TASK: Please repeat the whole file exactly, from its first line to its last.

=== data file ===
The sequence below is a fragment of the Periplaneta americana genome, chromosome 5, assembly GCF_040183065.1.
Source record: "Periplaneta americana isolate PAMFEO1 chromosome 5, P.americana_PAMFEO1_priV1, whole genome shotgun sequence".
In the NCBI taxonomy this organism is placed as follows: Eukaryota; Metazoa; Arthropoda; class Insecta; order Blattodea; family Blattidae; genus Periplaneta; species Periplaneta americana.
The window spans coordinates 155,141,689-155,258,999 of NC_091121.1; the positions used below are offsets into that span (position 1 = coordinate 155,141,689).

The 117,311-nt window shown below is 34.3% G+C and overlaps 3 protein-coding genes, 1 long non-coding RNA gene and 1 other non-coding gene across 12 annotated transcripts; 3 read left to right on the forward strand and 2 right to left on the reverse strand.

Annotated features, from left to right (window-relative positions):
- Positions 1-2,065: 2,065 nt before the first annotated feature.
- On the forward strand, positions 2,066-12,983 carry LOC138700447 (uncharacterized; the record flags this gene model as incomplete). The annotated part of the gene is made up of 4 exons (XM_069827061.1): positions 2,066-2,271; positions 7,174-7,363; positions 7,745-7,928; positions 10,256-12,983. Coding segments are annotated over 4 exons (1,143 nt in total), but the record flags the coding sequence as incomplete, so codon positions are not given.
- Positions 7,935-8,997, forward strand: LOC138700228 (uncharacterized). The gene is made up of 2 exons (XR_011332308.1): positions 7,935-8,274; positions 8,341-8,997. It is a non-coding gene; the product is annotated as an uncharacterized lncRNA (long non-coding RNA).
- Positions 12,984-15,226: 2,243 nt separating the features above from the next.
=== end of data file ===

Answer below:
The sequence below is a fragment of the Periplaneta americana genome, chromosome 5, assembly GCF_040183065.1.
Source record: "Periplaneta americana isolate PAMFEO1 chromosome 5, P.americana_PAMFEO1_priV1, whole genome shotgun sequence".
In the NCBI taxonomy this organism is placed as follows: Eukaryota; Metazoa; Arthropoda; class Insecta; order Blattodea; family Blattidae; genus Periplaneta; species Periplaneta americana.
The window spans coordinates 155,141,689-155,258,999 of NC_091121.1; the positions used below are offsets into that span (position 1 = coordinate 155,141,689).

The 117,311-nt window shown below is 34.3% G+C and overlaps 3 protein-coding genes, 1 long non-coding RNA gene and 1 other non-coding gene across 12 annotated transcripts; 3 read left to right on the forward strand and 2 right to left on the reverse strand.

Annotated features, from left to right (window-relative positions):
- Positions 1-2,065: 2,065 nt before the first annotated feature.
- On the forward strand, positions 2,066-12,983 carry LOC138700447 (uncharacterized; the record flags this gene model as incomplete). The annotated part of the gene is made up of 4 exons (XM_069827061.1): positions 2,066-2,271; positions 7,174-7,363; positions 7,745-7,928; positions 10,256-12,983. Coding segments are annotated over 4 exons (1,143 nt in total), but the record flags the coding sequence as incomplete, so codon positions are not given.
- Positions 7,935-8,997, forward strand: LOC138700228 (uncharacterized). The gene is made up of 2 exons (XR_011332308.1): positions 7,935-8,274; positions 8,341-8,997. It is a non-coding gene; the product is annotated as an uncharacterized lncRNA (long non-coding RNA).
- Positions 12,984-15,226: 2,243 nt separating the features above from the next.